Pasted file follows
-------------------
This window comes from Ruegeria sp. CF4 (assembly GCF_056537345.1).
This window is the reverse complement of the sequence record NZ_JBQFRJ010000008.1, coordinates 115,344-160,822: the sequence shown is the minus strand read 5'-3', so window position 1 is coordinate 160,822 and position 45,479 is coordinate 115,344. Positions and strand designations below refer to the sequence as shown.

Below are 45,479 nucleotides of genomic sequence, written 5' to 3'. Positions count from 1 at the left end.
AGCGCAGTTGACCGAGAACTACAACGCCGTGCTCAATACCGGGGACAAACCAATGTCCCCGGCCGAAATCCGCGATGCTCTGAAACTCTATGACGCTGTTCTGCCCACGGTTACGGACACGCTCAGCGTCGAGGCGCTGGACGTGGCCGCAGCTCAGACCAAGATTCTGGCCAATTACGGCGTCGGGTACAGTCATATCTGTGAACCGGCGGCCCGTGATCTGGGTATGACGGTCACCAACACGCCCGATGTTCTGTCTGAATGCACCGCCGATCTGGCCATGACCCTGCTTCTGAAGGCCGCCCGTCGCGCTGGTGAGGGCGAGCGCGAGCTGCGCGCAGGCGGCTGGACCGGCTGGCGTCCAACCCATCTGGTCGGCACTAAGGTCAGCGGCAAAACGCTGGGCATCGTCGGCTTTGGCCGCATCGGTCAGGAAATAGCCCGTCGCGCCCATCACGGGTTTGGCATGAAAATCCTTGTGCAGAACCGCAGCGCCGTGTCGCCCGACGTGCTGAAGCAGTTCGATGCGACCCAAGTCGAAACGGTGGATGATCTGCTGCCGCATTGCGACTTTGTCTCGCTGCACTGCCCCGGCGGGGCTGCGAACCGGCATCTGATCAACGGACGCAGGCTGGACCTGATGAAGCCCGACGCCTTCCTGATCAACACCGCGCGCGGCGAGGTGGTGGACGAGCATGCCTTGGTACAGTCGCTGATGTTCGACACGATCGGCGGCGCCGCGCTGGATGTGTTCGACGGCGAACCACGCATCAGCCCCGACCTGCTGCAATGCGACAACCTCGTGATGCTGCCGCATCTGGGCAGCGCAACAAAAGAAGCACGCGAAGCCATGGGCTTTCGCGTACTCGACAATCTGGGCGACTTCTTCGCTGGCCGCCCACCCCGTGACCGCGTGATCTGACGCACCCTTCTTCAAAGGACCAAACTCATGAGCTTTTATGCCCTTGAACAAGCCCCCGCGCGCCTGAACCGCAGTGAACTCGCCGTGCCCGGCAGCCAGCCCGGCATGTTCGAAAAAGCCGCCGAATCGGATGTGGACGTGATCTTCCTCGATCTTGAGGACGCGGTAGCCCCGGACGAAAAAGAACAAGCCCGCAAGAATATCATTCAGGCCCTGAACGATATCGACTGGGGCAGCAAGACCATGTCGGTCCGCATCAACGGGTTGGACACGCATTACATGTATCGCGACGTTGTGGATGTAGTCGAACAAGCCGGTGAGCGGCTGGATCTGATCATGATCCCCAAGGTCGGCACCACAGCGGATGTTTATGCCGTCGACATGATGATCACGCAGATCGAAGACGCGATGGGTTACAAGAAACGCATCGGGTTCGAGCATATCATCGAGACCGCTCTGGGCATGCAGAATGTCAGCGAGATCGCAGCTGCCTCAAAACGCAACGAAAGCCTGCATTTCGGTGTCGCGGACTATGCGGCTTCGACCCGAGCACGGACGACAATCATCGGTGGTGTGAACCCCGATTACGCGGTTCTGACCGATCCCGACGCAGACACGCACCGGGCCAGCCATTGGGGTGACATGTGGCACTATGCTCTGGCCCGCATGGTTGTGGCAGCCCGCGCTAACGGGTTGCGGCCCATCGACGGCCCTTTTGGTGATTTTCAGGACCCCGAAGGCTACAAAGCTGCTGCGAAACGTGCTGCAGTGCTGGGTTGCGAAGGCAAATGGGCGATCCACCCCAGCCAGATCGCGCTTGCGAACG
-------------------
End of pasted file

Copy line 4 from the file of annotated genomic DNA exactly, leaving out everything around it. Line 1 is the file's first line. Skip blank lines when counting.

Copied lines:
AGCGCAGTTGACCGAGAACTACAACGCCGTGCTCAATACCGGGGACAAACCAATGTCCCCGGCCGAAATCCGCGATGCTCTGAAACTCTATGACGCTGTTCTGCCCACGGTTACGGACACGCTCAGCGTCGAGGCGCTGGACGTGGCCGCAGCTCAGACCAAGATTCTGGCCAATTACGGCGTCGGGTACAGTCATATCTGTGAACCGGCGGCCCGTGATCTGGGTATGACGGTCACCAACACGCCCGATGTTCTGTCTGAATGCACCGCCGATCTGGCCATGACCCTGCTTCTGAAGGCCGCCCGTCGCGCTGGTGAGGGCGAGCGCGAGCTGCGCGCAGGCGGCTGGACCGGCTGGCGTCCAACCCATCTGGTCGGCACTAAGGTCAGCGGCAAAACGCTGGGCATCGTCGGCTTTGGCCGCATCGGTCAGGAAATAGCCCGTCGCGCCCATCACGGGTTTGGCATGAAAATCCTTGTGCAGAACCGCAGCGCCGTGTCGCCCGACGTGCTGAAGCAGTTCGATGCGACCCAAGTCGAAACGGTGGATGATCTGCTGCCGCATTGCGACTTTGTCTCGCTGCACTGCCCCGGCGGGGCTGCGAACCGGCATCTGATCAACGGACGCAGGCTGGACCTGATGAAGCCCGACGCCTTCCTGATCAACACCGCGCGCGGCGAGGTGGTGGACGAGCATGCCTTGGTACAGTCGCTGATGTTCGACACGATCGGCGGCGCCGCGCTGGATGTGTTCGACGGCGAACCACGCATCAGCCCCGACCTGCTGCAATGCGACAACCTCGTGATGCTGCCGCATCTGGGCAGCGCAACAAAAGAAGCACGCGAAGCCATGGGCTTTCGCGTACTCGACAATCTGGGCGACTTCTTCGCTGGCCGCCCACCCCGTGACCGCGTGATCTGACGCACCCTTCTTCAAAGGACCAAACTCATGAGCTTTTATGCCCTTGAACAAGCCCCCGCGCGCCTGAACCGCAGTGAACTCGCCGTGCCCGGCAGCCAGCCCGGCATGTTCGAAAAAGCCGCCGAATCGGATGTGGACGTGATCTTCCTCGATCTTGAGGACGCGGTAGCCCCGGACGAAAAAGAACAAGCCCGCAAGAATATCATTCAGGCCCTGAACGATATCGACTGGGGCAGCAAGACCATGTCGGTCCGCATCAACGGGTTGGACACGCATTACATGTATCGCGACGTTGTGGATGTAGTCGAACAAGCCGGTGAGCGGCTGGATCTGATCATGATCCCCAAGGTCGGCACCACAGCGGATGTTTATGCCGTCGACATGATGATCACGCAGATCGAAGACGCGATGGGTTACAAGAAACGCATCGGGTTCGAGCATATCATCGAGACCGCTCTGGGCATGCAGAATGTCAGCGAGATCGCAGCTGCCTCAAAACGCAACGAAAGCCTGCATTTCGGTGTCGCGGACTATGCGGCTTCGACCCGAGCACGGACGACAATCATCGGTGGTGTGAACCCCGATTACGCGGTTCTGACCGATCCCGACGCAGACACGCACCGGGCCAGCCATTGGGGTGACATGTGGCACTATGCTCTGGCCCGCATGGTTGTGGCAGCCCGCGCTAACGGGTTGCGGCCCATCGACGGCCCTTTTGGTGATTTTCAGGACCCCGAAGGCTACAAAGCTGCTGCGAAACGTGCTGCAGTGCTGGGTTGCGAAGGCAAATGGGCGATCCACCCCAGCCAGATCGCGCTTGCGAACG